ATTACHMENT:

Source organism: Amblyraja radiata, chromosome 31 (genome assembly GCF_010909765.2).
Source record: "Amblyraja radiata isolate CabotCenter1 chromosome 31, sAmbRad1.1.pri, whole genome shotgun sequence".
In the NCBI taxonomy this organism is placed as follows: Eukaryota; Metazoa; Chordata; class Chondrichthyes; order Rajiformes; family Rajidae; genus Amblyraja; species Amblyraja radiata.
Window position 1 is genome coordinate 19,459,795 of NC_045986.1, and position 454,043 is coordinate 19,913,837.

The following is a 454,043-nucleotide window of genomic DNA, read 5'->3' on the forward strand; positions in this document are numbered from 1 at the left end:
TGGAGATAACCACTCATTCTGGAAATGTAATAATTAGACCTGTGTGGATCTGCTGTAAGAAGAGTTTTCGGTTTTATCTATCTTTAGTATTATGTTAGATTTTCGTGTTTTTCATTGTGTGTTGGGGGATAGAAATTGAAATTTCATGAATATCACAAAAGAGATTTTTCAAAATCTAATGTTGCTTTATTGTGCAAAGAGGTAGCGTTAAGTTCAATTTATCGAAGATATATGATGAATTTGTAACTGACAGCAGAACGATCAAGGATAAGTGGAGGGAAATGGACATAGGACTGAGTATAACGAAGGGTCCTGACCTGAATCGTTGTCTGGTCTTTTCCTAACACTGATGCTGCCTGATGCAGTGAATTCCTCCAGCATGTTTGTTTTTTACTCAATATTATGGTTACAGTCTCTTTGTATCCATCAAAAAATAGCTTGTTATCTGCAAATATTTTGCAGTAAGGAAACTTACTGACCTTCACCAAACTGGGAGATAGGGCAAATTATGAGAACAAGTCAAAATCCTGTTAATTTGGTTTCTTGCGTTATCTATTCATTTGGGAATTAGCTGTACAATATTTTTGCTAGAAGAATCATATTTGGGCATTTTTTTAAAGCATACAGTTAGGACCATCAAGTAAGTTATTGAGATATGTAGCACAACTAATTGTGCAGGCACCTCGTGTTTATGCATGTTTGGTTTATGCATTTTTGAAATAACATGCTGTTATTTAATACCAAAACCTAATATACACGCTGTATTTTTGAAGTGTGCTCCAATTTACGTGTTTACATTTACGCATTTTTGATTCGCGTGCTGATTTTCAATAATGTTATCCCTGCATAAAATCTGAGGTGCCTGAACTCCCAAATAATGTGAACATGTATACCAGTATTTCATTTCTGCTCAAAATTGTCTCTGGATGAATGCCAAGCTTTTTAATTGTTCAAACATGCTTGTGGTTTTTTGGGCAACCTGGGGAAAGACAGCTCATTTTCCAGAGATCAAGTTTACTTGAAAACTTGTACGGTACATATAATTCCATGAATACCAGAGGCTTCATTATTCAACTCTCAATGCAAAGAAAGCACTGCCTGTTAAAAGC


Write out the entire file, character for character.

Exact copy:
Source organism: Amblyraja radiata, chromosome 31 (genome assembly GCF_010909765.2).
Source record: "Amblyraja radiata isolate CabotCenter1 chromosome 31, sAmbRad1.1.pri, whole genome shotgun sequence".
In the NCBI taxonomy this organism is placed as follows: Eukaryota; Metazoa; Chordata; class Chondrichthyes; order Rajiformes; family Rajidae; genus Amblyraja; species Amblyraja radiata.
Window position 1 is genome coordinate 19,459,795 of NC_045986.1, and position 454,043 is coordinate 19,913,837.

The following is a 454,043-nucleotide window of genomic DNA, read 5'->3' on the forward strand; positions in this document are numbered from 1 at the left end:
TGGAGATAACCACTCATTCTGGAAATGTAATAATTAGACCTGTGTGGATCTGCTGTAAGAAGAGTTTTCGGTTTTATCTATCTTTAGTATTATGTTAGATTTTCGTGTTTTTCATTGTGTGTTGGGGGATAGAAATTGAAATTTCATGAATATCACAAAAGAGATTTTTCAAAATCTAATGTTGCTTTATTGTGCAAAGAGGTAGCGTTAAGTTCAATTTATCGAAGATATATGATGAATTTGTAACTGACAGCAGAACGATCAAGGATAAGTGGAGGGAAATGGACATAGGACTGAGTATAACGAAGGGTCCTGACCTGAATCGTTGTCTGGTCTTTTCCTAACACTGATGCTGCCTGATGCAGTGAATTCCTCCAGCATGTTTGTTTTTTACTCAATATTATGGTTACAGTCTCTTTGTATCCATCAAAAAATAGCTTGTTATCTGCAAATATTTTGCAGTAAGGAAACTTACTGACCTTCACCAAACTGGGAGATAGGGCAAATTATGAGAACAAGTCAAAATCCTGTTAATTTGGTTTCTTGCGTTATCTATTCATTTGGGAATTAGCTGTACAATATTTTTGCTAGAAGAATCATATTTGGGCATTTTTTTAAAGCATACAGTTAGGACCATCAAGTAAGTTATTGAGATATGTAGCACAACTAATTGTGCAGGCACCTCGTGTTTATGCATGTTTGGTTTATGCATTTTTGAAATAACATGCTGTTATTTAATACCAAAACCTAATATACACGCTGTATTTTTGAAGTGTGCTCCAATTTACGTGTTTACATTTACGCATTTTTGATTCGCGTGCTGATTTTCAATAATGTTATCCCTGCATAAAATCTGAGGTGCCTGAACTCCCAAATAATGTGAACATGTATACCAGTATTTCATTTCTGCTCAAAATTGTCTCTGGATGAATGCCAAGCTTTTTAATTGTTCAAACATGCTTGTGGTTTTTTGGGCAACCTGGGGAAAGACAGCTCATTTTCCAGAGATCAAGTTTACTTGAAAACTTGTACGGTACATATAATTCCATGAATACCAGAGGCTTCATTATTCAACTCTCAATGCAAAGAAAGCACTGCCTGTTAAAAGC